Thank you for subscribing.

Check your inbox and confirm the link to complete the process.

Ultimate Gin Cabinet: Leah Gasson

Gin and Tonic sign
Negroni, gin cocktail, gin, cocktail, orange wedge, orange garnish, rocks, rocks glass, red cocktail,
Written by Gin Foundry

In our Desert Island Gins/Ultimate Gin Cabinet series, we ask industry experts and renowned geeks to whittle their lovingly curated collection down to just five picks. This week we continue with Gin Foundry writer Leah Gasson.

The Gin world is a lot like Las Vegas (hear me out): In Vegas, visor-clad eighty-year-olds sit alongside drunk college students, honeymooning couples and tourists from all over the world. They’re all strange strangers, but here – in this seedy, neon landscape - they exist in harmony, sipping cheap Margaritas and loading the slot machines with endless reams of dollar bills. Gin sings the same song; It, too, welcomes anyone on to its island of misfit toys. It’s a spirit associated with grandmas and hipsters, with dusty bottles on back bars and with the downfall of society in the 1700s. Makers operating out of gargantuan distilleries are as welcome as those distilling from garden sheds, with each party conspiring to fill the landscape with weird and wonderful bottlings.

Gin is a spirit torn between tradition and change; it’s an ever-changing, ever-growing beast that’s evolving into this great, big indefinable thing. The category is widening and each new release seems to bring an entirely different interpretation. Over the course of the past year I’ve tried flower gins, fruit gins, honey gins, chocolate mint gins… Just last week, I sampled a gin that tasted like rainwater gathered from the forest floor. They all fit together, these weirdoes, working hard to make their industry the most interesting one in the booze world.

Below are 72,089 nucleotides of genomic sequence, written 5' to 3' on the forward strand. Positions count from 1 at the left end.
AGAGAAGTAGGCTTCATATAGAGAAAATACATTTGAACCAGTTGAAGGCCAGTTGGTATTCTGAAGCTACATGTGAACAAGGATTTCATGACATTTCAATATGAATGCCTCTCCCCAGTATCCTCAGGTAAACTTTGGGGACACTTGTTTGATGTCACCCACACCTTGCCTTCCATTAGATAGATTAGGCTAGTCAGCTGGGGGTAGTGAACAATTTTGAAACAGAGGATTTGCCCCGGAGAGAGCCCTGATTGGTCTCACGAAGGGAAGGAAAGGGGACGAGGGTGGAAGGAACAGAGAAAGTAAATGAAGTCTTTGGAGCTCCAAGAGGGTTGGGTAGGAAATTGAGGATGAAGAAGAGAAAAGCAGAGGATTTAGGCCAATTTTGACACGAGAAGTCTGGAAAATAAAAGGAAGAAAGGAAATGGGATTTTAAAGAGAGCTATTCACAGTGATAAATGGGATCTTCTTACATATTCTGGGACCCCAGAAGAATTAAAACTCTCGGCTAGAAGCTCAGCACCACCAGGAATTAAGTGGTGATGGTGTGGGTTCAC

While these modern interpretations may upset traditionalists, it’s nigh on killed the phrase “I don’t like Gin,” because - with a cosmos of different flavours packed into bottles across the world – no two gins are the same. I like my gin cabinet to reflect that; I like to assess my (often put-upon) guests and pick a spirit from the deck that I just know they’ll love. With these, I do pretty well.


East London Liquor Company’s Dry Gin has my heart. It’s an all-guns-blazing, honest-to-goodness ginny gin, with lemon, grapefruit and (huge amounts of) cardamom all kept in place by their dark overlord, juniper. ELLC is a craft distillery through and through, constantly releasing new expressions and collaborating with like-minded peers. This is their base offering and at £22 it appeals to my skinflint nature more than anything else on earth. It’s a great gin for mixing, as comfortable in a G&T as it is in a Negroni, and its packaging is effortlessly cool.